A day in the life: 366th Surgical Operations Squadron

2013-08-19T18:00:00Z A day in the life: 366th Surgical Operations SquadronA1C Shane M. Phipps 366th Fighter Wing Public Affairs Rapid City Journal

MOUNTAIN HOME AIR FORCE BASE, Idaho | It's early morning on MHAFB, and while many Airmen are just waking up, the 366th Surgical Operations Squadron is alive with action. Unbeknownst to their already sedated patient, the small operating room is swarming with an assortment of medical professionals, all working together in perfect harmony.

The harsh florescent lights throw shadows on the walls as the surgeon delicately operates, pausing only to ask a waiting technician for a new surgical tool. Like hawks, an experienced anesthesia provider and a practiced nurse vigilantly monitor vital signs, unwaveringly observing it all - ready at a moment's notice to assist the surgeon.

"Typically during surgery there's and anesthesia provider, at least one surgeon, one operating-room scrub tech and an OR nurse all working together to take care of the patient," said Maj. Jeffrey Jedynak, 366th SGCS anesthesia element leader.

For most, this might seem like a scene straight out of "Grey's Anatomy," but it's simply another day-in-the-life for the members of the 366th SGCS.

"It's definitely a safer environment having several people with different credentials all coordinating with each other to make sure we come to a consensus for the patient," explained Maj. Gary Leavitt, 366th SGCS perioperative nurse.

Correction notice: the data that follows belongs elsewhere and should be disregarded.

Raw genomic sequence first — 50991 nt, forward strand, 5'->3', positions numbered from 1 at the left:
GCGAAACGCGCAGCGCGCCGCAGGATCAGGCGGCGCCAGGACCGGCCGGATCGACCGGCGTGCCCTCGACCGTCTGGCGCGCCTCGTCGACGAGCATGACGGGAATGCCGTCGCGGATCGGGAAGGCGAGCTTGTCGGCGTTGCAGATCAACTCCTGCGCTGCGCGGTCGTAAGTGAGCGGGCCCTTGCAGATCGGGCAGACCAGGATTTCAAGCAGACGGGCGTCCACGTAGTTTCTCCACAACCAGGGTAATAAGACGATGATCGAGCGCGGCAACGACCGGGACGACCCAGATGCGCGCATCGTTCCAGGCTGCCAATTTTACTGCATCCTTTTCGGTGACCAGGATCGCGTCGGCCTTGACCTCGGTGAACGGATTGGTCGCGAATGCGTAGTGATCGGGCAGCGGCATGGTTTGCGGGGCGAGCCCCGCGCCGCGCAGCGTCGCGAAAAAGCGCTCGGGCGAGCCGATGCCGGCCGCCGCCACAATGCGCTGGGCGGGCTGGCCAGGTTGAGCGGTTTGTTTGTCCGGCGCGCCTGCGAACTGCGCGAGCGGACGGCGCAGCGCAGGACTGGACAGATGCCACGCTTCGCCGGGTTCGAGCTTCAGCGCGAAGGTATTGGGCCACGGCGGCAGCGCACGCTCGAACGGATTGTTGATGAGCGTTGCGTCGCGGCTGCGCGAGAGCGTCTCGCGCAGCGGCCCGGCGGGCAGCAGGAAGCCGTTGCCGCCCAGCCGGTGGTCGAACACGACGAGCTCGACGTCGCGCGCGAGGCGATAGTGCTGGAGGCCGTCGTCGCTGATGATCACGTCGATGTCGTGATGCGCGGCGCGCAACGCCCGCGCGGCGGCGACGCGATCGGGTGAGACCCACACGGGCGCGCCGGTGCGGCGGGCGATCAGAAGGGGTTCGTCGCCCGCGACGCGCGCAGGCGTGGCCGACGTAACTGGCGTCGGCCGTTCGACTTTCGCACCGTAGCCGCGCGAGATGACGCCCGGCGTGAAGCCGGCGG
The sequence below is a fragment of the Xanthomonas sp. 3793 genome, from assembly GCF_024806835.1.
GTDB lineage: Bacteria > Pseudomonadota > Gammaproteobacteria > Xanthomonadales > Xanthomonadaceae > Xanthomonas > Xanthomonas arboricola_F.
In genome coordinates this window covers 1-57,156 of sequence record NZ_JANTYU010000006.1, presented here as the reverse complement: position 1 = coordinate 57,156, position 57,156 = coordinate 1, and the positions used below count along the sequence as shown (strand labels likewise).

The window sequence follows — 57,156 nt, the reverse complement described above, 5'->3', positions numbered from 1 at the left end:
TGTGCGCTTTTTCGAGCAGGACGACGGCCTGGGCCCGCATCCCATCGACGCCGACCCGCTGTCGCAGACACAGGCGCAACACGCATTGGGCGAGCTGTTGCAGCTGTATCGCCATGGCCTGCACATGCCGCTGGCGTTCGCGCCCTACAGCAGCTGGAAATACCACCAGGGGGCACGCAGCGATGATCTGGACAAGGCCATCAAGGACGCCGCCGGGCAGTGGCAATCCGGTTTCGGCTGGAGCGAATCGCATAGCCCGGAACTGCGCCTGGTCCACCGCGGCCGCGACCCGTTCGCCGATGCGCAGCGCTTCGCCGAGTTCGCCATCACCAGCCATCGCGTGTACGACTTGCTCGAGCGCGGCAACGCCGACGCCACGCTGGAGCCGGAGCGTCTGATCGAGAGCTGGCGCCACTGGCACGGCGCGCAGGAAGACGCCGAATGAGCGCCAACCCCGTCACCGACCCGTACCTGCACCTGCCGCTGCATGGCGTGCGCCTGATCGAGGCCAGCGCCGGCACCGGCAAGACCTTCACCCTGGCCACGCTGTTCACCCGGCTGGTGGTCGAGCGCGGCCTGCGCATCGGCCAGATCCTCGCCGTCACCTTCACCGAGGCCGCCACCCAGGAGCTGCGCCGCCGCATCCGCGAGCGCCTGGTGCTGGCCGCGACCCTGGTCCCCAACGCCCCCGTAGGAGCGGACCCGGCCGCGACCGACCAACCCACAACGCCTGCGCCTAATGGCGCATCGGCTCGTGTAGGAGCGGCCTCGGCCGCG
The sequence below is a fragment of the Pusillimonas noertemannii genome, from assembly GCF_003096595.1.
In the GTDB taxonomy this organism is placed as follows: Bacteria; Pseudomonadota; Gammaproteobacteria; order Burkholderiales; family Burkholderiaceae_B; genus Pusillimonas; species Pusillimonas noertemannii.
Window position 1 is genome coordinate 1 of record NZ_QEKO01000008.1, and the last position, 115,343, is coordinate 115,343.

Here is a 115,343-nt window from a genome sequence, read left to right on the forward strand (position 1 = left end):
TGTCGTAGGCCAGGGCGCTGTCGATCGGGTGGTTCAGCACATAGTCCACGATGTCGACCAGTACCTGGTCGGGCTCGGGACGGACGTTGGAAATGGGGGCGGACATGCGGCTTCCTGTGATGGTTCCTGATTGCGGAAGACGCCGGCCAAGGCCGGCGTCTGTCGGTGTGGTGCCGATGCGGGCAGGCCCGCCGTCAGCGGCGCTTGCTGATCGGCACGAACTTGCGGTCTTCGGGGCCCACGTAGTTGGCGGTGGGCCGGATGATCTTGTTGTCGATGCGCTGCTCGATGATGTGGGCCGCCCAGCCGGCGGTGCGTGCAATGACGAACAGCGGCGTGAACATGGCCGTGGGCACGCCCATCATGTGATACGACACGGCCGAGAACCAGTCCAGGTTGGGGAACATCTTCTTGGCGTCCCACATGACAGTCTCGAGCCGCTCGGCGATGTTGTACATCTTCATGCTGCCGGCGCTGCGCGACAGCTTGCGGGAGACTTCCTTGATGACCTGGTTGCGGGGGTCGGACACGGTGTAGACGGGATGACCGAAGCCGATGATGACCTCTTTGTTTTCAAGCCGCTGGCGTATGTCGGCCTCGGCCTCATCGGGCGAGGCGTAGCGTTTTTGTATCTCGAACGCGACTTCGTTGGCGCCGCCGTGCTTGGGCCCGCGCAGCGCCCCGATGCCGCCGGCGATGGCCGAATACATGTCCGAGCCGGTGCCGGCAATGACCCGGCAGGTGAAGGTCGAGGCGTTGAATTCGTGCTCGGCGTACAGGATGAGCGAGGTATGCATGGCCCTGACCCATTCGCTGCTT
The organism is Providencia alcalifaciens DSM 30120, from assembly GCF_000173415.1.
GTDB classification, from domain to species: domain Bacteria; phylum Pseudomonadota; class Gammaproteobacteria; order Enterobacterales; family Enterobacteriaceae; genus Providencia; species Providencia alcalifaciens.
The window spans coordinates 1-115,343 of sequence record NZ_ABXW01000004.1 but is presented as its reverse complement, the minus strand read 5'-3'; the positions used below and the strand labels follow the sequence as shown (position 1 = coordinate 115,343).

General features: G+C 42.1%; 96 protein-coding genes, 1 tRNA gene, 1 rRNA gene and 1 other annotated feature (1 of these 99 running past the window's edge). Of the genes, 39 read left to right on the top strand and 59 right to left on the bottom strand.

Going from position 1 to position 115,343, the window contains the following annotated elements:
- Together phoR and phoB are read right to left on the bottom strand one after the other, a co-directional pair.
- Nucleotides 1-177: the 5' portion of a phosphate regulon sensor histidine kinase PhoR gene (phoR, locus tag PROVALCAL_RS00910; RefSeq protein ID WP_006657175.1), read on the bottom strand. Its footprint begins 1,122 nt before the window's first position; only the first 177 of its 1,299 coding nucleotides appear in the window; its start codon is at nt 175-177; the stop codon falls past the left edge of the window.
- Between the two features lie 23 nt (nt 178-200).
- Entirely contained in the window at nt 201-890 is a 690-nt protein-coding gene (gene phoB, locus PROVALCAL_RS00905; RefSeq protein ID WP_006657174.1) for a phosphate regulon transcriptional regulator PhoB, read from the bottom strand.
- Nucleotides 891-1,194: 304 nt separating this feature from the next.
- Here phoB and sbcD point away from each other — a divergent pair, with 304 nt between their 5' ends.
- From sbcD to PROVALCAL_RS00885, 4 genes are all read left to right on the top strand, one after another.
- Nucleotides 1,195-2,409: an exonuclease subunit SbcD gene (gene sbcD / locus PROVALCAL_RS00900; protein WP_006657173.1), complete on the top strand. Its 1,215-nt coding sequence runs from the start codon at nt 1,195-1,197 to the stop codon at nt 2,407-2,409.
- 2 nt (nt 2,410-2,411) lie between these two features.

Due to its delicate nature, administering anesthetic can be one of the most stressful, yet vital responsibilities in the OR.

"As a certified registered nurse anesthetist, I do anesthesia for surgical cases to include general anesthesia, sedations, regional anesthesia and help out wherever needed throughout the hospital," said Jedynak. "Every patient we take care of basically puts their lives in our hands. It's a big responsibility and can be pretty stressful, but after a while it becomes a little less nerve-racking."

Despite intense job stressors, Jedynak stays focused on the reasons he puts his scrubs on each morning.

"I love my job," he said. It feels great to be able to take care of people."

Another key component of the OR is a skilled nurse, who oversees the technician and ensures all goes as planned. The nurses are typically responsible for the comfort of the patient as well as providing assistance when needed.

"Our days revolve around the patient," said Leavitt. "Once we get started, we take care of anything the surgeons may need and supervise the technician."

As always, everything in the SGCS is centered on patient safety, but many of these dedicated professionals wouldn't have it any other way.

"Everything we do is focused on patient safety," said Maj. DeeAnn Weed, 366th SGCS operating room nurse. "This is a very rewarding job, and I wouldn't want to work anywhere else in the nursing career field."

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